Department of Transportation Releases Guidelines for Driverless Cars, but the Legal Landscape Remains Uncertain
On January 8th, the Department of Transportation released its latest set of guidelines for driverless cars, entitled “Ensuring American Leadership in Automated Vehicle Technologies: Automated Vehicles.” Issued on an annual basis, this is the fourth time that the Department has released such guidelines, and this year the Department is placing a special emphasis on two top priorities—innovation and safety.
While the federal government oversees the development of uniform standards for the autonomous vehicle industry, states are still tasked with licensing and regulation—and the approaches and contexts differ widely. In California, for example, state standards for autonomous vehicles have particular significance to both Silicon Valley companies like Uber and traditional automobile companies like General Motors that work with that technology. The California Department of Motor Vehicles has granted Autonomous Vehicle Testing Permits (testing with a driver) to sixty-six companies as of February 2020. However, Google-owned Waymo remains the only company with a permit to conduct fully driverless testing. Furthermore, in December 2019, California moved to allow development beyond consumer rideshare and announced that light-duty commercial trucks could also be tested on public roads—thereby expanding opportunities for grocery and package delivery companies.
In Florida, the state legislature passed a bill in May 2019 allowing for the widespread use of driverless vehicles. Once these cars become widely available on the consumer market, Florida residents can make use of them as their primary vehicle, or expect to ride in them through ride-sharing services like Uber and Lyft. Uber spokeswoman Stephanie Smith thanked the Florida legislature for their leadership on the issue, underscoring the important role that lawmakers play in the development of these technologies.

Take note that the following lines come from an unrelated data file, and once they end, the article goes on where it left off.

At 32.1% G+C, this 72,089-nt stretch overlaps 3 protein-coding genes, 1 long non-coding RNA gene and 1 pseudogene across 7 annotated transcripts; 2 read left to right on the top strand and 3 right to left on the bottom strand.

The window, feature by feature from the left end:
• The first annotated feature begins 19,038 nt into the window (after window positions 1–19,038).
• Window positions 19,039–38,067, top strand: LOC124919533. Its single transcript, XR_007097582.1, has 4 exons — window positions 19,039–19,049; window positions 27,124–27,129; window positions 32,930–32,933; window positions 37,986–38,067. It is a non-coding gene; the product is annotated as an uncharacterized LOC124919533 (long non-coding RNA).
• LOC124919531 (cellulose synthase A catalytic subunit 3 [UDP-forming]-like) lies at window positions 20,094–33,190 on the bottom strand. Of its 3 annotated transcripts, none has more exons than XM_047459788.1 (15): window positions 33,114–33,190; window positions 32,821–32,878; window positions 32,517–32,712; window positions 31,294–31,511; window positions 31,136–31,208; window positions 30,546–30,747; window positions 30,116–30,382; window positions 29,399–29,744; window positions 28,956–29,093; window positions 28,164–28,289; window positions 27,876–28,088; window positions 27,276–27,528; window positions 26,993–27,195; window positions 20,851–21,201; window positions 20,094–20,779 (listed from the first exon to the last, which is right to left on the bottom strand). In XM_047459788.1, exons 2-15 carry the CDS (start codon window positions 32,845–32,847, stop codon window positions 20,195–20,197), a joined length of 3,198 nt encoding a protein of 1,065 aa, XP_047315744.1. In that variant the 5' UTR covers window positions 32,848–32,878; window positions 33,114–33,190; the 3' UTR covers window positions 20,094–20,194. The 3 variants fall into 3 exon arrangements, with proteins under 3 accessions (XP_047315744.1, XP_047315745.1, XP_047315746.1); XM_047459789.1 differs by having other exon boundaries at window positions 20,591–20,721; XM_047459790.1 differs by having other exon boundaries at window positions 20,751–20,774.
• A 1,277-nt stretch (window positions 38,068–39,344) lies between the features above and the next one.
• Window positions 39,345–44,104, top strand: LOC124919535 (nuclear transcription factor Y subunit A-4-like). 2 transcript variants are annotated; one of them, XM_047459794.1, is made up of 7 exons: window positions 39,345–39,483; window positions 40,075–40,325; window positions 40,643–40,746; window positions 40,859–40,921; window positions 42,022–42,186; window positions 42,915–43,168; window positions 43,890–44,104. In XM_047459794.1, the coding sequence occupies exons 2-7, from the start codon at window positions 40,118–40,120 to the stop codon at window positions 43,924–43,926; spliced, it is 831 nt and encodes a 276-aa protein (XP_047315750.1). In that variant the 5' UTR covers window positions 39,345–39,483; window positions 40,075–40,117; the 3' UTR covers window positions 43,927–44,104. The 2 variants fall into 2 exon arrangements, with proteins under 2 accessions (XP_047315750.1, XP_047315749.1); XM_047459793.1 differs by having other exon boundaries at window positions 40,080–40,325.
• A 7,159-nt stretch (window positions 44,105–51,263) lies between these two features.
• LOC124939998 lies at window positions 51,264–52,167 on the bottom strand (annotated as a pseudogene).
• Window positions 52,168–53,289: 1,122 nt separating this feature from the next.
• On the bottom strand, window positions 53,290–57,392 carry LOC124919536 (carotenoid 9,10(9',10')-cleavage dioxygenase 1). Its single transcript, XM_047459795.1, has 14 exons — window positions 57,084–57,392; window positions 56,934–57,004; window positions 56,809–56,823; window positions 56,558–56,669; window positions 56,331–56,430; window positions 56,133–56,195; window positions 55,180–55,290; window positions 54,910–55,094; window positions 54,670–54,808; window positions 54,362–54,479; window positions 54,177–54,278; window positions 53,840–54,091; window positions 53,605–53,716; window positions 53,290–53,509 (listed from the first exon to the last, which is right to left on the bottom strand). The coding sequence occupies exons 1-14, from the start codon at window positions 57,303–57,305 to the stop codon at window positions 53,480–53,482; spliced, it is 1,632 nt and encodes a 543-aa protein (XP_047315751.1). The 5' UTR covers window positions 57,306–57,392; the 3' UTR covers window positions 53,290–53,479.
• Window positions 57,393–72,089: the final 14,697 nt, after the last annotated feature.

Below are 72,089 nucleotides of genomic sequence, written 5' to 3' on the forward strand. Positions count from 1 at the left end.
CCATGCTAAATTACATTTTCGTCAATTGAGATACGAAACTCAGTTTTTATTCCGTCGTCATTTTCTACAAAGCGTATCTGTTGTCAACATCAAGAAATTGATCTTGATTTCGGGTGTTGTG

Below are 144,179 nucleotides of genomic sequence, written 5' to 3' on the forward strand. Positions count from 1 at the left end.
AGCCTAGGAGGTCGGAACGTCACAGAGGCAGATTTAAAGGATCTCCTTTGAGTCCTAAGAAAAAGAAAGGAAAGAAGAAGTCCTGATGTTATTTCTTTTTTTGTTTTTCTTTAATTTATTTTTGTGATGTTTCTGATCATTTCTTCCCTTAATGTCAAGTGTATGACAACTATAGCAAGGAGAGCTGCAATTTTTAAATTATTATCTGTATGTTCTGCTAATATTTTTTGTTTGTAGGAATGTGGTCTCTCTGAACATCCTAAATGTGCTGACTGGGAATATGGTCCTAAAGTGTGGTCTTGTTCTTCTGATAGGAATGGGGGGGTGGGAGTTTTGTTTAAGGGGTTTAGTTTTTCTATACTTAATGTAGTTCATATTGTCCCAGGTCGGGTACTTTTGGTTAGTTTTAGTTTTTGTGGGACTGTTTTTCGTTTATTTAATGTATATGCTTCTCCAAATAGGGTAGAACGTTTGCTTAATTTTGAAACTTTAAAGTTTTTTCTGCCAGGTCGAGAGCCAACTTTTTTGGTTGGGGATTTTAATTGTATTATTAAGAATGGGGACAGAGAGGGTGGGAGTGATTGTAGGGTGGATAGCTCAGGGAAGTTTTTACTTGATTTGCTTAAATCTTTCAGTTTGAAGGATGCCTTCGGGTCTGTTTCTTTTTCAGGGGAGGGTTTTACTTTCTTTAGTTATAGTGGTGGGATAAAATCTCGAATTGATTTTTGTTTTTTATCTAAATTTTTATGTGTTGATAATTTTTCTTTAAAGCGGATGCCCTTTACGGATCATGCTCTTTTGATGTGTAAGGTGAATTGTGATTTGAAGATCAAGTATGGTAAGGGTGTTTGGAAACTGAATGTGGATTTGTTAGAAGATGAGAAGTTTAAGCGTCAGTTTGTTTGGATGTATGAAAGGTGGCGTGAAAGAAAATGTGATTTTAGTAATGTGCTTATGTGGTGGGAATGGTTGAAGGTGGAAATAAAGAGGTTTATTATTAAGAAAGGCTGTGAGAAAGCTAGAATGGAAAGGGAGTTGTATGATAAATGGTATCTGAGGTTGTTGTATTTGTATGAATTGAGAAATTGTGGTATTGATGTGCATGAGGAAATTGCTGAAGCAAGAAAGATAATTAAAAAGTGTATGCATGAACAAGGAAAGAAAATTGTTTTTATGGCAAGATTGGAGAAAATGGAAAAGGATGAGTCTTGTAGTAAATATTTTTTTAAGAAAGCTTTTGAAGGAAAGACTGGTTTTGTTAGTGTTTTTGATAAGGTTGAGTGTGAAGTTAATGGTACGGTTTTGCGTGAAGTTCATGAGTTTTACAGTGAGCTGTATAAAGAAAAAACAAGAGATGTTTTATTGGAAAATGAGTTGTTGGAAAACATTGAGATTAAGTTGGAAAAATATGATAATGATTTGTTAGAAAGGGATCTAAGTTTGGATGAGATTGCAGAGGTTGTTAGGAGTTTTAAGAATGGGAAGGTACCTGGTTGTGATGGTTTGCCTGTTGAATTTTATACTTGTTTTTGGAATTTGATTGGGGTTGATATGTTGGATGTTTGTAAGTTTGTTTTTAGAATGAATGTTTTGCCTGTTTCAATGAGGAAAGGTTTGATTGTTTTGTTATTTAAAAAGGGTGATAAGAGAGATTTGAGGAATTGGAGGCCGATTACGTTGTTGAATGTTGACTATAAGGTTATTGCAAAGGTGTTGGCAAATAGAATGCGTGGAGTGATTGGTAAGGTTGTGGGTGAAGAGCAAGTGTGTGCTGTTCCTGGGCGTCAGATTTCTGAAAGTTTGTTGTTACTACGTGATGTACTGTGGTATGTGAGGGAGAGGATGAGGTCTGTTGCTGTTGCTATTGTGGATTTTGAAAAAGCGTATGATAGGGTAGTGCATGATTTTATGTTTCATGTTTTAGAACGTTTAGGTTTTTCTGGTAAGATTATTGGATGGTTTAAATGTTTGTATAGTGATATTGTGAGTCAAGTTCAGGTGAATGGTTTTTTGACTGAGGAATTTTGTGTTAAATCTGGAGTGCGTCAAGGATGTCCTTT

To date, no state has passed a law explicitly banning the possession or operation of a self-driving car. Twelve states remain silent—having passed no laws nor issued any executive orders—on the issue of self-driving cars. Technology information website Lifewire released a map in November 2019 outlining the legal landscape for driverless cars on a state-by-state basis.
According to Politico, the industry is asking for a new federal law—despite some occasional regulatory successes—regulating driverless cars so that compliance could be met with one standard rather than fifty. But “Congress has stalemated over issues such as manufacturers’ legal liability for crashes and the roles of state and local governments in testing and developing the technology.”
While Secretary of the Department of Transportation Elaine Chao emphasized on January 8th that safety is the number one priority as it relates to autonomous vehicle development, there are implications for other hot button legal and regulatory issues such as artificial intelligence and data collection. In contrast to Chao’s statement at the Consumer Electronic Show that the Department was committed to remaining “technology neutral,” European Commission President Ursula von der Leyen has pledged to push forth legislation on artificial intelligence that would make Europe the first region globally to pursue tough laws for AI. Tough laws for AI would necessarily implicate self-driving cars. For example, Waymo’s algorithms are constantly receiving data from the car’s “sensors, GPS, radar, lidar, cameras, and cloud services.” This data is then processed to guide the car on the road.
The Department of Transportation Report, on the other hand, candidly noted the potential benefits of automated vehicle technology, suggesting that AV technology can reduce roadway collisions by eliminating human error, increase economic productivity via improved supply chain management, reduce the environmental impact of cars, and provide an alternative to citizens who have transportation challenges, such as to persons with disabilities or to senior citizens.
While the legal future is still uncertain for driverless vehicles, there are no signs of the industry slowing. Just this month, Uber began collecting data (with human drivers) on the streets of Washington, D.C. to support its incoming fleet of autonomous vehicles. General Motors unveiled its self-driving car, which has no steering wheel or pedals. And Waymo announced that their driverless cars have driven 20 million miles. Ready or not, here they come.
GLTR Staff Member; Georgetown Law, J.D. expected 2021; University of California Berkeley, B.A. 2014 © 2020, Nicole Fulk.